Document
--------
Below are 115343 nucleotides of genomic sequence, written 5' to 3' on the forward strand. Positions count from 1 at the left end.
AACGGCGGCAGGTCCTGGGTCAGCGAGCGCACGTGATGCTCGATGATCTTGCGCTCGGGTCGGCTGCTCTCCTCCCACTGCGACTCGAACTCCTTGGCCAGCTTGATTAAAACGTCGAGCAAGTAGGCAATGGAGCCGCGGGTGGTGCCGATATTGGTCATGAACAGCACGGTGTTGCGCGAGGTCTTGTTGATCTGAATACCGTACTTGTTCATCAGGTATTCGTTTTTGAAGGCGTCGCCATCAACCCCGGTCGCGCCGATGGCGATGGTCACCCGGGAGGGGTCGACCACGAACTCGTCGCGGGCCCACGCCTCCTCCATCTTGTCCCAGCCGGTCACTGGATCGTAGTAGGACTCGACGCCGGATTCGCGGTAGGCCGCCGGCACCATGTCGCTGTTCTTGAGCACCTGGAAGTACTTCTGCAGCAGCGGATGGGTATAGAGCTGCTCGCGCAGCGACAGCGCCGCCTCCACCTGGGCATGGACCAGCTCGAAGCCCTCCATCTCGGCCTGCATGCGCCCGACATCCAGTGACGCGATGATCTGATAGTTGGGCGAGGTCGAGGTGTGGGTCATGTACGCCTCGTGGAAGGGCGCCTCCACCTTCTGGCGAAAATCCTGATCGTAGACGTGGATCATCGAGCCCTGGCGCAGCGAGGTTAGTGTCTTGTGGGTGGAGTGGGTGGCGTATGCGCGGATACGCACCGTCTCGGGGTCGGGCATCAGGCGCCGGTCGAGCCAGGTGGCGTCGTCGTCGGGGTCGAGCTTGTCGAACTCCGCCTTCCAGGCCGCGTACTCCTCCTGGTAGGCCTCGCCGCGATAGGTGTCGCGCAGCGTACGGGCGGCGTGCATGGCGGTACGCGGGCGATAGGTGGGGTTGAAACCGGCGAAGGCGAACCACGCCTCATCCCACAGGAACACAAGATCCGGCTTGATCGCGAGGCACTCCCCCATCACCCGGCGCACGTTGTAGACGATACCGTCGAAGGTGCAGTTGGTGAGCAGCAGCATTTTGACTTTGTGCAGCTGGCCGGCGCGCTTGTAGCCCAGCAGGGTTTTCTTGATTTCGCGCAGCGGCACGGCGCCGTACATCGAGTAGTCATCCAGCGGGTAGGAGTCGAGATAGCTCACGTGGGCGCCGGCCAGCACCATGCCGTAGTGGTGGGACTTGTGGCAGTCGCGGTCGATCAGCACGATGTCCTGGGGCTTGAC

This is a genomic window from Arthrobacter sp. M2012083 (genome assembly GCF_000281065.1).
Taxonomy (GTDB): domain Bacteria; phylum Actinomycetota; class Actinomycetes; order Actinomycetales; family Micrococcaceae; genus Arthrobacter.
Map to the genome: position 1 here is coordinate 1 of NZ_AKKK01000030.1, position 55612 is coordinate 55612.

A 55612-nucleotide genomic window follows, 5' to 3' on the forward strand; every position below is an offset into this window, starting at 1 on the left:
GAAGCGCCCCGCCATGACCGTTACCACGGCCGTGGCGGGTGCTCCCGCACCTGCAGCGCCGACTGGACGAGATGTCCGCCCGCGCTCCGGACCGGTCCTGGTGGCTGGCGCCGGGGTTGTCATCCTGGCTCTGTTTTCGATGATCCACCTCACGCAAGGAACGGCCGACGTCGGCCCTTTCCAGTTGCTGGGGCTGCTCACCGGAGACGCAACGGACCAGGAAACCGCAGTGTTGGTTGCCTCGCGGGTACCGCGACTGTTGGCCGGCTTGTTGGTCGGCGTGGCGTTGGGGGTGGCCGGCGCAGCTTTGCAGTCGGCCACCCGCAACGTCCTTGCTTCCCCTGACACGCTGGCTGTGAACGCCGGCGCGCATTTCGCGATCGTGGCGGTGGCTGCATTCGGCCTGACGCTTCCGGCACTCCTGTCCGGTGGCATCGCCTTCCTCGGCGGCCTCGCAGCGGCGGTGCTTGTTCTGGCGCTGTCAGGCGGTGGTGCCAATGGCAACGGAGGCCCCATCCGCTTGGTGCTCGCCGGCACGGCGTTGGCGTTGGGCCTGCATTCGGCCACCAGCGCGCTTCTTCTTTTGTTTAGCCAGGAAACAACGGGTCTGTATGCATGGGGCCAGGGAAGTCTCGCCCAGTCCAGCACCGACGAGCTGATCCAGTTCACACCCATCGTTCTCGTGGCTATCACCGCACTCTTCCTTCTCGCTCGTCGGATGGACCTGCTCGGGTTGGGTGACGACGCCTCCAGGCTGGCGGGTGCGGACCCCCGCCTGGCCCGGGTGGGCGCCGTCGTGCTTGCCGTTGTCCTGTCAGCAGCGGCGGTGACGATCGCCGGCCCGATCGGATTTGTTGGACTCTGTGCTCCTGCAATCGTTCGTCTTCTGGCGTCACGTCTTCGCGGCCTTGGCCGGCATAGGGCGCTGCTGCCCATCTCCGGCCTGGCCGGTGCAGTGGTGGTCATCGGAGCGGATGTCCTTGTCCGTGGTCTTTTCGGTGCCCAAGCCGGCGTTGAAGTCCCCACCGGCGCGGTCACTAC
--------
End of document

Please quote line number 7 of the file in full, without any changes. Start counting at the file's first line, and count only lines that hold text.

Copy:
GAAGCGCCCCGCCATGACCGTTACCACGGCCGTGGCGGGTGCTCCCGCACCTGCAGCGCCGACTGGACGAGATGTCCGCCCGCGCTCCGGACCGGTCCTGGTGGCTGGCGCCGGGGTTGTCATCCTGGCTCTGTTTTCGATGATCCACCTCACGCAAGGAACGGCCGACGTCGGCCCTTTCCAGTTGCTGGGGCTGCTCACCGGAGACGCAACGGACCAGGAAACCGCAGTGTTGGTTGCCTCGCGGGTACCGCGACTGTTGGCCGGCTTGTTGGTCGGCGTGGCGTTGGGGGTGGCCGGCGCAGCTTTGCAGTCGGCCACCCGCAACGTCCTTGCTTCCCCTGACACGCTGGCTGTGAACGCCGGCGCGCATTTCGCGATCGTGGCGGTGGCTGCATTCGGCCTGACGCTTCCGGCACTCCTGTCCGGTGGCATCGCCTTCCTCGGCGGCCTCGCAGCGGCGGTGCTTGTTCTGGCGCTGTCAGGCGGTGGTGCCAATGGCAACGGAGGCCCCATCCGCTTGGTGCTCGCCGGCACGGCGTTGGCGTTGGGCCTGCATTCGGCCACCAGCGCGCTTCTTCTTTTGTTTAGCCAGGAAACAACGGGTCTGTATGCATGGGGCCAGGGAAGTCTCGCCCAGTCCAGCACCGACGAGCTGATCCAGTTCACACCCATCGTTCTCGTGGCTATCACCGCACTCTTCCTTCTCGCTCGTCGGATGGACCTGCTCGGGTTGGGTGACGACGCCTCCAGGCTGGCGGGTGCGGACCCCCGCCTGGCCCGGGTGGGCGCCGTCGTGCTTGCCGTTGTCCTGTCAGCAGCGGCGGTGACGATCGCCGGCCCGATCGGATTTGTTGGACTCTGTGCTCCTGCAATCGTTCGTCTTCTGGCGTCACGTCTTCGCGGCCTTGGCCGGCATAGGGCGCTGCTGCCCATCTCCGGCCTGGCCGGTGCAGTGGTGGTCATCGGAGCGGATGTCCTTGTCCGTGGTCTTTTCGGTGCCCAAGCCGGCGTTGAAGTCCCCACCGGCGCGGTCACTAC